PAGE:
The California Senate Office of Oversight and Outcomes released a report about the financial mismanagement of the Los Angeles Unified School District last week. No one expects the LAUSD—the second-largest school district in the country—would be a font of prudent financial decisions, but stealing kids’ lunch money is pretty low. From the report:
As it continued to misappropriate [$158 million] from its cafeteria fund, Los Angeles Unified depleted a longstanding surplus and began running ever-increasing deficits in its food service program. In January, 2009—a few months before the state would learn the extent of Los Angeles Unified’s diversions from its cafeteria account—the district held a press conference to appeal for increased state meal subsidies. The district’s news release was headlined: “Cafeteria fund cash flow may leave neediest LAUSD students hungry.”
Hot Air blogger Ed Morrissey tracked down the LAUSD press release from the grandstanding press conference mentioned above, and it only gets more appalling. The school district warned that without more money, “We may eventually be forced to replace fresh fruits and vegetables.” It’s one thing to run out of money, but given that liberal educators seem more excited about school gardens than, say, literacy, we’re surprised that the LAUSD isn’t running a spinach and zucchini surplus.
This is the same school district that in 2010 opened the Robert F. Kennedy Community Schools, built on the site of the Ambassador Hotel where RFK was shot. It’s an unintentionally fitting edifice to the Kennedy vision of government—the K-12 complex, to serve 4,200 students, cost a mere $578 million. This came on the heels of the $377 million Edward R. Roybal Learning Center, which opened in 2008, and the $232 million Visual and Performing Arts High School that opened in 2009.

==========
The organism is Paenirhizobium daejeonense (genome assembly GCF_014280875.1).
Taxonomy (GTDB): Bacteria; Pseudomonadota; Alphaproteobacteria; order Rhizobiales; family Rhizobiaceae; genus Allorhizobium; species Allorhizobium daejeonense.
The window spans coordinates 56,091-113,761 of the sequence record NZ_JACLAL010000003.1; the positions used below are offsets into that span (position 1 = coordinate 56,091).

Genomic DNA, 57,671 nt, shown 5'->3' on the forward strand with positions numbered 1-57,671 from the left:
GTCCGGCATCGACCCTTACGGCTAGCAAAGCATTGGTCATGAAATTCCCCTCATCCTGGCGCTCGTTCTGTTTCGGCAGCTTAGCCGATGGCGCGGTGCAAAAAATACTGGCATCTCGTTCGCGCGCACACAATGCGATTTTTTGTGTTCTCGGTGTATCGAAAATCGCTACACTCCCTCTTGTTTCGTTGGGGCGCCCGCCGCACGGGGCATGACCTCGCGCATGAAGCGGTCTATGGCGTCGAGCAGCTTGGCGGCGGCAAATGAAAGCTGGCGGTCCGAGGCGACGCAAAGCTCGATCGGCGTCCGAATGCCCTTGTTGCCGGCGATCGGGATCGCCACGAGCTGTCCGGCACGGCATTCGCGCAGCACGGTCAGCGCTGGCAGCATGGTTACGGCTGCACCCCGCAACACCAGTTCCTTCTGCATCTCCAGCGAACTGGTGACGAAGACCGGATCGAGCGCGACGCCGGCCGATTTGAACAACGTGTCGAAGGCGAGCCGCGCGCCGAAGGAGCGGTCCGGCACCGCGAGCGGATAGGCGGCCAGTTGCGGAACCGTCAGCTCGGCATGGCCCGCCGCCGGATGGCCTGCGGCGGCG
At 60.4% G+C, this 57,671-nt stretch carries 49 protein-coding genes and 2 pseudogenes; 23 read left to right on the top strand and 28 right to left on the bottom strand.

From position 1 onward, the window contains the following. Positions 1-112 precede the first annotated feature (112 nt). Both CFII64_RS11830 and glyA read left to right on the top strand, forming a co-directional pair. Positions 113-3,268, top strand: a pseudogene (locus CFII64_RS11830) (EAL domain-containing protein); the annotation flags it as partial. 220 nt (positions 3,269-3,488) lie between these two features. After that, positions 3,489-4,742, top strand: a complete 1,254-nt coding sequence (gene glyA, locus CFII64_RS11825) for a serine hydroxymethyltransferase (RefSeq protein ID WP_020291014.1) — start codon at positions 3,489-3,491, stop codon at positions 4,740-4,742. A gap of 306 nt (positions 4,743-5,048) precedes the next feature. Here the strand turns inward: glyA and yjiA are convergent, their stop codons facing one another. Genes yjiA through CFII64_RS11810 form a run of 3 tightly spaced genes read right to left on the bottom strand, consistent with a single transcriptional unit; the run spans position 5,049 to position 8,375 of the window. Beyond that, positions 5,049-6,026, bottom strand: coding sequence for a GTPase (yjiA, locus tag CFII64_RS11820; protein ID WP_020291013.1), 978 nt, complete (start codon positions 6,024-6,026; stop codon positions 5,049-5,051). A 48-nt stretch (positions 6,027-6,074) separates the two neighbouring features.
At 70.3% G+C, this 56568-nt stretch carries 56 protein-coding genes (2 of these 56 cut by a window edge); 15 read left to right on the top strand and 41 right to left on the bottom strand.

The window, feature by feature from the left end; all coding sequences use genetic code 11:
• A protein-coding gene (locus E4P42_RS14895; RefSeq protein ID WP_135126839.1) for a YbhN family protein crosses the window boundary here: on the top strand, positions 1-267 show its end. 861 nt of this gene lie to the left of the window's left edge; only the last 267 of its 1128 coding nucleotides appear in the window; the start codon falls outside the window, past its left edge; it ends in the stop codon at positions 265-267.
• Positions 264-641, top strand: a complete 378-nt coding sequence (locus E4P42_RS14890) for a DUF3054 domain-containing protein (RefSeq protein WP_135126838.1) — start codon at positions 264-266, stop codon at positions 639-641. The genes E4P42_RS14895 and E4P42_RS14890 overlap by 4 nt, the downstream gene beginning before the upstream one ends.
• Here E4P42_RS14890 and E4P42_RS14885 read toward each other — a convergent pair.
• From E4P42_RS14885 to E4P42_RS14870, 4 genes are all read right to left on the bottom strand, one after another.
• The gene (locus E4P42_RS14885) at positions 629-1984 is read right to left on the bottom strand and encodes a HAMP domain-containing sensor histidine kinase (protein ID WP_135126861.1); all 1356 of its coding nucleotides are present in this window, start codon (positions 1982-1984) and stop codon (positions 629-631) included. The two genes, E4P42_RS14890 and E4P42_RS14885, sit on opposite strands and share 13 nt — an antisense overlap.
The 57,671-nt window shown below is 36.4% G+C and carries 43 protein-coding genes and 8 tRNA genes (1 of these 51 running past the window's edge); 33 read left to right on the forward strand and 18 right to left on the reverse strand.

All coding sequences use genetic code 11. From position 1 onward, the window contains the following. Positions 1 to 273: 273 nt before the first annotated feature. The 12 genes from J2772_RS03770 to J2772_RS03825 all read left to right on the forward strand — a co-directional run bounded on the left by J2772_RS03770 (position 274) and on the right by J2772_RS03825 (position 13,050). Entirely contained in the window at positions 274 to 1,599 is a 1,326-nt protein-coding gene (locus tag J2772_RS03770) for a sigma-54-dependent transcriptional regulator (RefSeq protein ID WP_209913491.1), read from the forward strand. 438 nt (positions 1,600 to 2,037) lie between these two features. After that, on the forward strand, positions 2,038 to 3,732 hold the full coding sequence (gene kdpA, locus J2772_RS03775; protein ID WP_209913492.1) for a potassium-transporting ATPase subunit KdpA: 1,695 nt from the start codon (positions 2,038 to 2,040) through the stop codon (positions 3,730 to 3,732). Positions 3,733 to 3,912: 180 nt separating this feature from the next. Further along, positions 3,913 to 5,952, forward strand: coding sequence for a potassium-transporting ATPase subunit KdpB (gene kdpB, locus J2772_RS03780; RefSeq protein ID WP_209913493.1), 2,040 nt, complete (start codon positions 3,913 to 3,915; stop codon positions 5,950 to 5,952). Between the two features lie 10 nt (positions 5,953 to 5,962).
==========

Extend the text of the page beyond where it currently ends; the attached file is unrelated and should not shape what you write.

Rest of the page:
Want some more depressing numbers? In 2010, LA Weekly produced a doozy of an investigative report on the district:
In the past decade, LAUSD officials spent $3.5 million trying to fire just seven of the district’s 33,000 teachers for poor classroom performance—and only four were fired, during legal struggles that wore on, on average, for five years each. Two of the three others were paid large settlements, and one was reinstated. The average cost of each battle is $500,000. . . . [Meanwhile] 32 underperforming teachers were initially recommended for firing, but then secretly paid $50,000 by the district, on average, to leave without a fight.
So to recap, the Los Angeles Unified School District wasted $158 million it was given to feed needy children, blew through well over a billion dollars in taxpayer money, and has only managed to fire 4 out of 33,000 teachers for poor performance over the course of a -decade, despite spending millions in legal fees. It’s one thing for -public schools to fail to teach the kids they are charged with. But this level of incompetence suggests that they -actually have contempt for them.